Rehrmann, Pierno at odds again Executive opposes fast-track bill


Harford County Council member Theresa M. Pierno and County Executive Eileen M. Rehrmann are butting heads again. But this time, Mrs. Pierno seems to have struck a nerve.

Mrs. Pierno, a Democratic activist elected to the District C seat on a promise to increase citizen involvement in the development process, has proposed legislation that Mrs. Rehrmann says will cripple the county's most cherished marketing tool: its "fast-track" permit process.

The bill, co-sponsored by council member Susan B. Heselton, R-District A, seeks to increase public notice of development proposals and promote more input through written comments and public meetings. The measure is to be introduced Tuesday.

Rehrmann officials plan to fight the bill vigorously, saying it will put leg irons on companies that demand deadlines for receiving local building permits and even promote court battles that could tie up the development process indefinitely.

Just creating a perception that there are roadblocks to development means companies "don't even come and talk," said George F. Harrison, a Rehrmann spokesman.

The Rehrmann administration credits the fast track with enabling it to pull off all of its big industrial and commercial development coups in the last several years: Clorox, Frito-Lay, MCI, The Gap and others. It says that it is Harford's most effective way of attracting jobs and thus balancing the explosive and revenue-draining residential growth with more lucrative commercial and industrial growth.

When Mrs. Rehrmann took office in December 1990, Harford's tax base was 80 percent residential. As of July 1, 1992, it was 83 percent residential, according to figures compiled by the Rehrmann administration. More recent figures were not available.

Administration officials, however, say the worsening of the ratio is not all that bad considering the recession and other factors, such as the high number of housing developments approved during the boom years of the 1980s.

"We consider it successful if we hold our own," Mr. Harrison said.

The fast track, which has received much favorable media coverage, is described by its supporters as the "ace up the county's sleeve," or the "sizzle on its steak."

Borrowing from Pepsi's ad campaign, James D. Fielder, the county's economic development director, calls fast track Harford's "uh-huh."

Other metropolitan counties profess to be jealous of the fast track and Harford's recent successes. Some, such as Baltimore County, say they've tried something similar and failed.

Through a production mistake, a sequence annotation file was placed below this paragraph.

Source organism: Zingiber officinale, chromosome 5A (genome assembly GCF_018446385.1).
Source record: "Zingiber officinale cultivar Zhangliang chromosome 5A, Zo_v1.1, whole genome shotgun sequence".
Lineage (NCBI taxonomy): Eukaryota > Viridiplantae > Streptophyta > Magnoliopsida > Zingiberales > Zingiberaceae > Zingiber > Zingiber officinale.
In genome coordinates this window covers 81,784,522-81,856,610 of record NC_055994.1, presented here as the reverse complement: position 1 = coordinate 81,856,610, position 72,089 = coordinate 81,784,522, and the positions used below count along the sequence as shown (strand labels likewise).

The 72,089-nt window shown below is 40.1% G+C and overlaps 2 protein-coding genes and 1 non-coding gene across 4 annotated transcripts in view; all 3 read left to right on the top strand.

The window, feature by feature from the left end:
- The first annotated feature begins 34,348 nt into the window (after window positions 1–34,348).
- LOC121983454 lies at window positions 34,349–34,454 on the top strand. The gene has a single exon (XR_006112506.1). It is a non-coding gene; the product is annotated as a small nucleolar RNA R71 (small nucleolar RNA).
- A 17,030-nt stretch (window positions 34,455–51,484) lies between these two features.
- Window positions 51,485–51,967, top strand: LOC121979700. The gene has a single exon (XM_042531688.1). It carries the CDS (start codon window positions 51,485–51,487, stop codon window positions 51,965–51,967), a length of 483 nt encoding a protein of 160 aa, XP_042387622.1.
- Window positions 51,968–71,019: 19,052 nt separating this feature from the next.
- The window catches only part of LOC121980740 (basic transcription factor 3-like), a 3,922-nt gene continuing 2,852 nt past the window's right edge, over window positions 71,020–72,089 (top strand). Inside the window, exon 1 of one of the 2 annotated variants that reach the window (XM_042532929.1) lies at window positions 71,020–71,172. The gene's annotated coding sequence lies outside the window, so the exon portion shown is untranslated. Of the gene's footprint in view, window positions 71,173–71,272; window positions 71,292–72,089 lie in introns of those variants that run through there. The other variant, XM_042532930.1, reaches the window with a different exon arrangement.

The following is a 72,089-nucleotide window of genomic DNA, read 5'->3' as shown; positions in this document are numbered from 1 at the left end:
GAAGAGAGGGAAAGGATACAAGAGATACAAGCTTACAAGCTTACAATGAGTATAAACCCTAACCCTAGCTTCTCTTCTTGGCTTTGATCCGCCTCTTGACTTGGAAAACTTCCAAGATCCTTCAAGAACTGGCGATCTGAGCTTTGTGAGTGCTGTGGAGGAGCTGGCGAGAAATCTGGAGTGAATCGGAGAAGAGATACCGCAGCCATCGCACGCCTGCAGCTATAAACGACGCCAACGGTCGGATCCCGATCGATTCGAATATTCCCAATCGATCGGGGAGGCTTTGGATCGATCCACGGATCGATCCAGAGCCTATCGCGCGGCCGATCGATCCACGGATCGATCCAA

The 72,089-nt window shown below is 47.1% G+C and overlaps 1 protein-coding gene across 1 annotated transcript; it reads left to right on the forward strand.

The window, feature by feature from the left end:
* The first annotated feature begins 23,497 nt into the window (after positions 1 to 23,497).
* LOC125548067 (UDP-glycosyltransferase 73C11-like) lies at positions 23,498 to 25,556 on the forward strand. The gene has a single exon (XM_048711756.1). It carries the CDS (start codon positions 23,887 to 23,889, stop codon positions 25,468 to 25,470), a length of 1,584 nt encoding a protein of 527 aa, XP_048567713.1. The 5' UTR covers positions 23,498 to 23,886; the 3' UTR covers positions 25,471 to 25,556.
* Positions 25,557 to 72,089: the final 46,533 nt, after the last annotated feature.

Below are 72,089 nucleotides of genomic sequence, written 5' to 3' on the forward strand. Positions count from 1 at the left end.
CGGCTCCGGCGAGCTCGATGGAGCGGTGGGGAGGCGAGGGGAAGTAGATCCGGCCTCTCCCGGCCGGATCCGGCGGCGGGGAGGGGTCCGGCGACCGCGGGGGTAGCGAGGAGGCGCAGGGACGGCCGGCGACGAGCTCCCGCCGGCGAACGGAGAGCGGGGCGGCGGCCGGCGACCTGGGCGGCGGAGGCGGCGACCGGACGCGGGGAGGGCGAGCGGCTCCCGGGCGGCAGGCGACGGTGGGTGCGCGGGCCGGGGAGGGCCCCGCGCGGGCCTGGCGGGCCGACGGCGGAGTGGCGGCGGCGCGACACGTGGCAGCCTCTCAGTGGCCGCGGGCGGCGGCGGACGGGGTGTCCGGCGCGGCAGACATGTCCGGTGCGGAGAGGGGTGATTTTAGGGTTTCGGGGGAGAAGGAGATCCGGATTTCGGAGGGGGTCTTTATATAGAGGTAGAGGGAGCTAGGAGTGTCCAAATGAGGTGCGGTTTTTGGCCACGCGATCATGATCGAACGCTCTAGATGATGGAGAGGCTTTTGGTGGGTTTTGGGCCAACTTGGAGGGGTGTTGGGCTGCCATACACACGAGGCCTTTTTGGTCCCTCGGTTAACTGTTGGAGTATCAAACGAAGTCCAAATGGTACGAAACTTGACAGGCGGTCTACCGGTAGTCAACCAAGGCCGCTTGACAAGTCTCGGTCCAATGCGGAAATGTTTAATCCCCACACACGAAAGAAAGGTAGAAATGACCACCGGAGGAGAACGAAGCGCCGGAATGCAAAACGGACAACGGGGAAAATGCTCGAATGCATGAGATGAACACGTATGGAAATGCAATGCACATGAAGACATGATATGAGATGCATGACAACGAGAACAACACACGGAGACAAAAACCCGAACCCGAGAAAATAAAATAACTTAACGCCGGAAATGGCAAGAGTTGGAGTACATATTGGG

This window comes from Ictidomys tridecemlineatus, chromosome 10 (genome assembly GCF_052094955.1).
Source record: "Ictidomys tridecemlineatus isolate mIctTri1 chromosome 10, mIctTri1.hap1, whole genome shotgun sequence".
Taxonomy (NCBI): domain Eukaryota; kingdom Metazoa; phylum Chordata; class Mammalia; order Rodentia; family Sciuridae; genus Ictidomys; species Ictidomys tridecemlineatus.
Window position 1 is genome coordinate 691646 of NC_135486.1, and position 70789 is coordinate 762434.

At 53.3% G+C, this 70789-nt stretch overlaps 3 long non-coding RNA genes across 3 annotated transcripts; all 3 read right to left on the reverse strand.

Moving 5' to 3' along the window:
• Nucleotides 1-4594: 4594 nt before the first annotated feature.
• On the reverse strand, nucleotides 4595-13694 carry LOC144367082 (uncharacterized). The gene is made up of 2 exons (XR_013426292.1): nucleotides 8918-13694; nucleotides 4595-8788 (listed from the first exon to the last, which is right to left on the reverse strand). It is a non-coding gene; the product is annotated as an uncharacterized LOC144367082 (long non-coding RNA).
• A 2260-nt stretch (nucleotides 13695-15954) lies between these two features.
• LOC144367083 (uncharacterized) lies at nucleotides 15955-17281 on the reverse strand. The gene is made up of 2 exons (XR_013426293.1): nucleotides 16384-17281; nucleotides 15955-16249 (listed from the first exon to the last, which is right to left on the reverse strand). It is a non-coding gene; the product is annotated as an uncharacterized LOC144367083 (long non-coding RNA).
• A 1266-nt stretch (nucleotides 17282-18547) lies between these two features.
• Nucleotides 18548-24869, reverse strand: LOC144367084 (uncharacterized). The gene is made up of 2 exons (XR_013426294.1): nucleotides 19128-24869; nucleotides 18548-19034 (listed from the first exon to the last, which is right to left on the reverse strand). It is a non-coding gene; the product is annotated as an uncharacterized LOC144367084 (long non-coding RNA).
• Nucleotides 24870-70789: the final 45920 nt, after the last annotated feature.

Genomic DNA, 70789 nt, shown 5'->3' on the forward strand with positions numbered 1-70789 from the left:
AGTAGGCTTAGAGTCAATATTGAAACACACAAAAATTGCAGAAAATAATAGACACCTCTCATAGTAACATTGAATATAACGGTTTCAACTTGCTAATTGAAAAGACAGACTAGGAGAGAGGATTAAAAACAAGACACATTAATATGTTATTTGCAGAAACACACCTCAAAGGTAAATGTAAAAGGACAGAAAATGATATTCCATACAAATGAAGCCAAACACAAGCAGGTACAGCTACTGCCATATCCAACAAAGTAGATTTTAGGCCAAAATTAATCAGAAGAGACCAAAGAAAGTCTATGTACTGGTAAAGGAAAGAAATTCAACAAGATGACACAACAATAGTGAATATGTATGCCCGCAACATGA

But Mrs. Pierno says that what she has learned -- and what the administration acknowledges -- is that there are no written guidelines, no established criteria for determining which companies get "fast-tracked" and which don't.

The decision is made by Mrs. Rehrmann, at the recommendation of Mr. Fielder. The goal is to attract high-quality companies that are environmentally responsible, that pay their employees well and that treat their employees well, Mr. Fielder said.

In essence, Mr. Fielder said, "it is a 'star burst' approach to reviewing plans and permits as opposed to a sequential approach." Translation: Having all pertinent government agencies review permit applications at once, rather than one after the other -- and tracking the process like a hawk. Thus, he said, the time required to get permits is cut from months to weeks.

Rehrmann officials insist that no laws or regulations are sidestepped. "Fast track does not mean that it's a bulldozer moving through the woods," Mr. Fielder said.

But not everyone agrees. A former county employee familiar with fast track said raising questions about a fast-track project "is not encouraged at all. . . . The level of scrutiny is much lower on a fast-track project."

The former employee, who asked not to be identified, said: "There's an awful lot of pressure. . . . If there's a question about something and it's a fast-track project, you would not ask it, but you would ask it on another project."

Mrs. Pierno said, "My fear in this whole thing is simply how subjective this is. You have no objective review of whether [a project] is worthy of fast track."

In addition, she says, fast track, by its subjectiveness, also "opens the door for possible corruption."

Mr. Harrison, the Rehrmann spokesman, said, "I'm distressed if she is attempting to paint the county executive as potentially corruptible."

Last week, Mrs. Pierno recommended to the county Economic Development Advisory Board that a committee establish fast-track criteria.

She said companies should be allowed in the fast-track program based on, among other things, how much they would expand the tax base, how much land or water they would use, the number of jobs they would create and the wages that would be generated.

But Mr. Fielder and other Rehrmann officials complain that Mrs. Pierno is trying to regulate what is simply an aggressive, "pro-business attitude."

Every time a layer of government regulation is added, Mr. Fielder said of Mrs. Pierno's community input bill, it increases the time it takes for a company to get through the permit process.

Mrs. Pierno says that her bill would not add more time. She said that she recently added some exemptions to the process for fast-track projects.

Rehrmann officials also argue that they have been developing a broad-based approach to increase community input for more than 1 1/2 years -- and that Mrs. Pierno defected from that process.

Mrs. Pierno countered that the Rehrmann committee was stacked with development interests and was getting nowhere.

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